Each snail lays 100 to 400 eggs. The eggs are small, white, and round in shape. A snail can lay several egg clutches from one sperm exchange. The eggs are laid at two to three month intervals, which could result in at least 1200 eggs produced per animal each year.

Achatina fulica Laying Eggs

Introduction of Giant African Land Snails to the United States

Achatina fulica has been brought to the US both accidentally and deliberately. The snails may have arrived in cargo, hidden and unnoticed, but they have also been smuggled into the country. They are sold as pets and are kept in some schools, even though it's illegal to import or own a giant snail without a permit from the US Department of Agriculture. In some countries it's legal for anyone to keep the snail in their home.

In 1966, a boy living in Florida smuggled three snails into the country to keep as pets. His grandmother eventually set them free in the garden. After seven years, there were more than 18,000 giant African land snails in Florida, all resulting from this release. The eradication program required ten years and cost a million dollars. Unfortunately, as the video below shows, the snails have reappeared in Florida. They have the potential to be a very serious pest, attacking orchards and crops.

A Snail Problem in Florida

According to a linked distribution map on the website of the Everglades Cooperative Invasive Species Management Area, wild giant land snails were still present in Florida in 2017.

Disease Transmission

There is a small chance that giant łand snails could transmit disease. The snails sometimes contain the larvae of a parasitic nematode known as the rat lungworm. The parasite causes meningitis in humans. This potentially serious disorder involves inflammation of the meninges, which are the membranes that cover the brain. The snails obtain the parasite by eating infected rat feces. If a snail was bred in captivity, is given clean food, and has never been outdoors, it's unlikely to have eaten rat feces. Snails collected from the wild may contain the parasite, however.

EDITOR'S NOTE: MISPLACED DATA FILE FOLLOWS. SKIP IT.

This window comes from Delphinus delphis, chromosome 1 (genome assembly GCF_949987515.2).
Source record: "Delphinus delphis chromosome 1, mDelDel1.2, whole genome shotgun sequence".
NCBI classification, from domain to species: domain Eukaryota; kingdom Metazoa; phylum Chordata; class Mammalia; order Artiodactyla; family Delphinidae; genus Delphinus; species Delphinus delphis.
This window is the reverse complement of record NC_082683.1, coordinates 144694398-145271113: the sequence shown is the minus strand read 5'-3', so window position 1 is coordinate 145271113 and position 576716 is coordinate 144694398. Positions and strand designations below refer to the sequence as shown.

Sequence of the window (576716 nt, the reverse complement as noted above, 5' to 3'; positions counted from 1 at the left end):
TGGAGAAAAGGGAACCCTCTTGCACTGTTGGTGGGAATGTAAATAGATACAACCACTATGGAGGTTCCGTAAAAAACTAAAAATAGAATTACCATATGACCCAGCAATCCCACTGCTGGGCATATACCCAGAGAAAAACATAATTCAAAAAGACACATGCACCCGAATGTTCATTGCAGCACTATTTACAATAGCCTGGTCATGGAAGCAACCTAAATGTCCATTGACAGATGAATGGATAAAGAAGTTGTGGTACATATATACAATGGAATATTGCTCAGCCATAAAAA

If a snail contains the nematode, a person may need to eat the snail in a raw or undercooked form in order for the parasite to infect their body. Researchers don't yet know if the parasite can be transmitted in snail slime, although this is a distinct possibility. The researchers say that it's a good idea to wash our hands after we touch any snail (or one of its slug relatives) because the slime can transmit bacteria that cause disease.

A Powelliphanta Snail Catches an Earthworm

They (Powelliphanta) suck up earthworms like spaghetti.

— New Zealand Department of Conservation

Powelliphanta Snails of New Zealand

Powelliphanta snails are also giants of the snail world and are found only in New Zealand. They are named after Arthur William Baden Powell. He studied the animals and separated them from a related group in the classification scheme for snails.

The shells of Powelliphanta snails may reach 3.5 inches in diameter. They are flatter and rounder than those of giant African land snails. The shells are often a mixture of yellow, gold, dark red, brown, or black and are sometimes beautifully patterned.

Powelliphanta snails live in moist forests and are mainly nocturnal. They spend the day under leaves or logs in a dark, moist place. During the night they prey chiefly on earthworms, but they will also eat slugs and other invertebrates.

The soft parts of the snail are typically dark brown or black in color, but in November 2011 a snail with a golden brown shell and a pure white body was found. Biologists estimate that it was about ten years old. They were surprised that it had avoided being killed by predators for so long, since its body showed up very clearly against the background.

Shells of Powelliphanta hochstetteri bicolor
Shells of Powelliphanta hochstetteri bicolor | Source

Powelliphanta Reproduction

Powelliphanta snails have a much lower reproductive rate than giant African land snails. They are hermaphrodites and exchange sperm with another snail. One snail may produce five to ten eggs in a year—far fewer than the potential 1200 or more produced by the giant African land snail.